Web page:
In cities throughout the Midwest we asked people to consider the animals this holiday season by going vegetarian. Many local activists were very helpful to us; their desire to help animals was very apparent. But we were not met with open arms at every location; in fact, some animal rights activists found this an occasion to protest us by not participating and emailing their condemnation of what they claimed is a “sexist” and “exploitive” kind of activism. I know that many take issue with “sexy” demos and ads for animal rights because this is believed to not be in keeping with a feminist perspective. However, as a woman and feminist, I believe that these demos are very much in sync with feminism. They are created by and volunteered for by women, smart women who realize that these costumes get valuable attention. The media is more impressed with demos where activists are in these costumes than others. This is a simple fact and PETA generates more media attention from their demos than many others. . . .

It’s ironic [no, it’s not — please consult a dictionary] that none of the activists offended at my sexy costume spoke to me. My male companion was the only one to hear their objections. I may have been considered too submissive and un- opinionated to have an answer and they “respect women” too much to discuss the issues with me. They may have been afraid to hear what I might have to say. Maybe they thought I was chained up and gagged by PETA since they were “using and objectifying” me? Did they think that I was nothing more than a sexual piece of meat who didnÂ’t know what was being done to her or able to make her own choices? This thinking further perpetuates the idea that women are incapable of taking care of themselves and taking on very serious activism for animal rights.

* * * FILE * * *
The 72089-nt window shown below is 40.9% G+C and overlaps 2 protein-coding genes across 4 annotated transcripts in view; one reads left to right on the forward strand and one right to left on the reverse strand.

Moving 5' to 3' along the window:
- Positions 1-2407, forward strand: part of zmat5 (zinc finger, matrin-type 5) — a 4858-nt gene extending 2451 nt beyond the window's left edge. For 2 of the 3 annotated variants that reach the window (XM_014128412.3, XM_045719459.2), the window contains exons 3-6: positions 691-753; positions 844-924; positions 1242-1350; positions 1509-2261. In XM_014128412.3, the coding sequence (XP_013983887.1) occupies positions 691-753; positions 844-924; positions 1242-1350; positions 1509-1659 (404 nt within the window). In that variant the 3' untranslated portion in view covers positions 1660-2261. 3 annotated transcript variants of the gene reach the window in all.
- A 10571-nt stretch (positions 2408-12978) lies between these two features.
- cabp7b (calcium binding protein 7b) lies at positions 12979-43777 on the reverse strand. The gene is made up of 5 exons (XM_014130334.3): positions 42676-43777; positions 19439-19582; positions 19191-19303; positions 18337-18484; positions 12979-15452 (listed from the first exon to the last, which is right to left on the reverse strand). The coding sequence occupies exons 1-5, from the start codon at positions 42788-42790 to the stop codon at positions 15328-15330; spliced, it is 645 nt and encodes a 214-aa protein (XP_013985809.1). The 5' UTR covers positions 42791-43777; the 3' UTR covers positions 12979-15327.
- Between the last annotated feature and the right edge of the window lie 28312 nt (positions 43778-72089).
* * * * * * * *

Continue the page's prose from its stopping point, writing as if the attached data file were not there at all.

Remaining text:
. . .

I donÂ’t think that women have achieved all that there is achieve for equality. But I do believe that, at least for women in America, we donÂ’t have that much farther to go. Compare this to the animals who are blowtorched, mutilated, vaginally electrocuted, impregnated to have their babies ripped from them and then tortured for their milk and meat, hacked open for science, and beaten, exploded and tormented for entertainment. In all seriousness, who is the exploited group? Considering the immensity of the problem of animal exploitation, I find that the majority of the complaining about PETA and their “using” women to be a distraction that needs to stop. I donÂ’t believe, and I’m sure that many will be offended at this, that people who choose to make an issue about women in PETA demos and ads have really considered the animals first. I would suspect that the animals would think that you could help them in better ways than sending off your emails in protest of PETA.

Right, because wearing a sexy Santa outfit or appearing as a dominatrix really stopped the sales of fur dead in its tracks, didn’t it? You have to have a special place in your heart for people who think that if they crawl in a cage they are engaged in important and effective political action.


Live Nude Girls: A Feminist Animal Rights Activist Tells Her Story. Trulie Ankerberg-Norris, Animal Rights Online Newsletter, February 1, 2004.